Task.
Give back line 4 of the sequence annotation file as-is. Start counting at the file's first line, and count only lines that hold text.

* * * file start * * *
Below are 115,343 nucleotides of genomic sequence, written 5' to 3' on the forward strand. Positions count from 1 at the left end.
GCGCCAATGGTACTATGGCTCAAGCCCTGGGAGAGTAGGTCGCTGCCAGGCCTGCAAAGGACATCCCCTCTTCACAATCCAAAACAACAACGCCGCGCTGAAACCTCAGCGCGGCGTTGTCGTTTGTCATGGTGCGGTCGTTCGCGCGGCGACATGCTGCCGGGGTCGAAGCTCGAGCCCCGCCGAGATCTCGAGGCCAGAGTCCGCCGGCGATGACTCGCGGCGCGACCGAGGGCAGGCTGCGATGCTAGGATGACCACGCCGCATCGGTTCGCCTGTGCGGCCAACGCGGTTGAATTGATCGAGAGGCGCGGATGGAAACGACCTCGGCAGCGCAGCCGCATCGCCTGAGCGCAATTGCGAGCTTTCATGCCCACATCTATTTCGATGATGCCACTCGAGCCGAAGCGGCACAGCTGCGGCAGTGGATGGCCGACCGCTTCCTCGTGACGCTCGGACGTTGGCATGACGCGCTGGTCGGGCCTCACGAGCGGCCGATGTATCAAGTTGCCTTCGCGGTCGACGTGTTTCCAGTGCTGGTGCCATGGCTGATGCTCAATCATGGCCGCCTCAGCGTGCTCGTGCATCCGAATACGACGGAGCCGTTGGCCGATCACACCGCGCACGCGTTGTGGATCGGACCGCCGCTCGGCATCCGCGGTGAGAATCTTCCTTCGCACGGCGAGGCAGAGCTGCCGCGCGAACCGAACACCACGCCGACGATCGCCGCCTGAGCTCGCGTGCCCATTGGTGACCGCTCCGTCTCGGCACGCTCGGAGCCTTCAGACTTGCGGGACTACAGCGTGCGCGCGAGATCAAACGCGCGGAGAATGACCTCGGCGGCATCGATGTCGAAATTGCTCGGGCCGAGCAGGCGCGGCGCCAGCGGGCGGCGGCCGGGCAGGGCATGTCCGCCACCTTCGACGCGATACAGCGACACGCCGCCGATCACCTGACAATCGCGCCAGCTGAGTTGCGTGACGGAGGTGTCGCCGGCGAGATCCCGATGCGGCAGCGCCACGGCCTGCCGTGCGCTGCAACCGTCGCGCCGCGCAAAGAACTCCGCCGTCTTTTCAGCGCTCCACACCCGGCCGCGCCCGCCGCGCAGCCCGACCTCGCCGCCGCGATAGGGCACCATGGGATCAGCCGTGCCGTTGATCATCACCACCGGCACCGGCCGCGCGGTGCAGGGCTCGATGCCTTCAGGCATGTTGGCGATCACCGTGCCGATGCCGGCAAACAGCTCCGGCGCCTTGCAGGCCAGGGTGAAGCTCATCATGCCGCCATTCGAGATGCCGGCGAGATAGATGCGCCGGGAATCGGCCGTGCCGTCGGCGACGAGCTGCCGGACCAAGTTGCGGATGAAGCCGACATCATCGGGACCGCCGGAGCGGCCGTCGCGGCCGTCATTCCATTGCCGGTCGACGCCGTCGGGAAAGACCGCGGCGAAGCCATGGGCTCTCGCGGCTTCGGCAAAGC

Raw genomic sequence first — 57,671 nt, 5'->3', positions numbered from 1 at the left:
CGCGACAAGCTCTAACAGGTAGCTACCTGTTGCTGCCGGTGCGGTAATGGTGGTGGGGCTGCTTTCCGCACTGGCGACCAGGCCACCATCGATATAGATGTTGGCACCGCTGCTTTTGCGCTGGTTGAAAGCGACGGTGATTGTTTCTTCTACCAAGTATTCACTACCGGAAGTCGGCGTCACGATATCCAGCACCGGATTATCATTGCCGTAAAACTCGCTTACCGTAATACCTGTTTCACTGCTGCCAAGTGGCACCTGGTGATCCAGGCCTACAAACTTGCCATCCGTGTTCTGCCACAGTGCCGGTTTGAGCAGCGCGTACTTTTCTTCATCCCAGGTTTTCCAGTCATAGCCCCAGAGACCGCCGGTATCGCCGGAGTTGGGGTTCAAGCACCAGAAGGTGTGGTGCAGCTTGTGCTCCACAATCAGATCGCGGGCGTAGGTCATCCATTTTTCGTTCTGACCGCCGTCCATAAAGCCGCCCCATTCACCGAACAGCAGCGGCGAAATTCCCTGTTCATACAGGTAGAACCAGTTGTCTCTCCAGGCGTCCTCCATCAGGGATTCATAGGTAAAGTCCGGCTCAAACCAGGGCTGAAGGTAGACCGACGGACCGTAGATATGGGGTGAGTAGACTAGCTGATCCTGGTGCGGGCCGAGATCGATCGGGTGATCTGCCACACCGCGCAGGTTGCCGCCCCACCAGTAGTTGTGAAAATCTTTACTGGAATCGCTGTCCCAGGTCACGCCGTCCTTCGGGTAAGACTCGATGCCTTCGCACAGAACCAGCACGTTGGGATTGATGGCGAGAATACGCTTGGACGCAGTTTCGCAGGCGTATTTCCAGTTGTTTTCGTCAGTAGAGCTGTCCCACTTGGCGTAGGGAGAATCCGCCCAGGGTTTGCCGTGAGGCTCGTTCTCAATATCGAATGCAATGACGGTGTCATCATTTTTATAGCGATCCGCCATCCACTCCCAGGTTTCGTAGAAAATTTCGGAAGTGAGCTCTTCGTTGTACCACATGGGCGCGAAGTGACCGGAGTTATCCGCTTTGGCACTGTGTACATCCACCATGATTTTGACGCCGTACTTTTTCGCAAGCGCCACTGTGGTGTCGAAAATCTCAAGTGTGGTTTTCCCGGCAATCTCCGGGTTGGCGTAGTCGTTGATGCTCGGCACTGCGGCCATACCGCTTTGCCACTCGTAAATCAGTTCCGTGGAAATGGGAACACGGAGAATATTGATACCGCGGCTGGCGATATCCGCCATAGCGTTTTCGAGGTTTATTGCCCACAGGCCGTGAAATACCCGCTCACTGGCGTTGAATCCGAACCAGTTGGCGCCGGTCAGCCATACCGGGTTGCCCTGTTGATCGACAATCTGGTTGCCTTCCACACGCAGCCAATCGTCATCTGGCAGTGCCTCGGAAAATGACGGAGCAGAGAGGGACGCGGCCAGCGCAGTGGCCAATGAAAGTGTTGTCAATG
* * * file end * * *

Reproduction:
CGCGACAAGCTCTAACAGGTAGCTACCTGTTGCTGCCGGTGCGGTAATGGTGGTGGGGCTGCTTTCCGCACTGGCGACCAGGCCACCATCGATATAGATGTTGGCACCGCTGCTTTTGCGCTGGTTGAAAGCGACGGTGATTGTTTCTTCTACCAAGTATTCACTACCGGAAGTCGGCGTCACGATATCCAGCACCGGATTATCATTGCCGTAAAACTCGCTTACCGTAATACCTGTTTCACTGCTGCCAAGTGGCACCTGGTGATCCAGGCCTACAAACTTGCCATCCGTGTTCTGCCACAGTGCCGGTTTGAGCAGCGCGTACTTTTCTTCATCCCAGGTTTTCCAGTCATAGCCCCAGAGACCGCCGGTATCGCCGGAGTTGGGGTTCAAGCACCAGAAGGTGTGGTGCAGCTTGTGCTCCACAATCAGATCGCGGGCGTAGGTCATCCATTTTTCGTTCTGACCGCCGTCCATAAAGCCGCCCCATTCACCGAACAGCAGCGGCGAAATTCCCTGTTCATACAGGTAGAACCAGTTGTCTCTCCAGGCGTCCTCCATCAGGGATTCATAGGTAAAGTCCGGCTCAAACCAGGGCTGAAGGTAGACCGACGGACCGTAGATATGGGGTGAGTAGACTAGCTGATCCTGGTGCGGGCCGAGATCGATCGGGTGATCTGCCACACCGCGCAGGTTGCCGCCCCACCAGTAGTTGTGAAAATCTTTACTGGAATCGCTGTCCCAGGTCACGCCGTCCTTCGGGTAAGACTCGATGCCTTCGCACAGAACCAGCACGTTGGGATTGATGGCGAGAATACGCTTGGACGCAGTTTCGCAGGCGTATTTCCAGTTGTTTTCGTCAGTAGAGCTGTCCCACTTGGCGTAGGGAGAATCCGCCCAGGGTTTGCCGTGAGGCTCGTTCTCAATATCGAATGCAATGACGGTGTCATCATTTTTATAGCGATCCGCCATCCACTCCCAGGTTTCGTAGAAAATTTCGGAAGTGAGCTCTTCGTTGTACCACATGGGCGCGAAGTGACCGGAGTTATCCGCTTTGGCACTGTGTACATCCACCATGATTTTGACGCCGTACTTTTTCGCAAGCGCCACTGTGGTGTCGAAAATCTCAAGTGTGGTTTTCCCGGCAATCTCCGGGTTGGCGTAGTCGTTGATGCTCGGCACTGCGGCCATACCGCTTTGCCACTCGTAAATCAGTTCCGTGGAAATGGGAACACGGAGAATATTGATACCGCGGCTGGCGATATCCGCCATAGCGTTTTCGAGGTTTATTGCCCACAGGCCGTGAAATACCCGCTCACTGGCGTTGAATCCGAACCAGTTGGCGCCGGTCAGCCATACCGGGTTGCCCTGTTGATCGACAATCTGGTTGCCTTCCACACGCAGCCAATCGTCATCTGGCAGTGCCTCGGAAAATGACGGAGCAGAGAGGGACGCGGCCAGCGCAGTGGCCAATGAAAGTGTTGTCAATG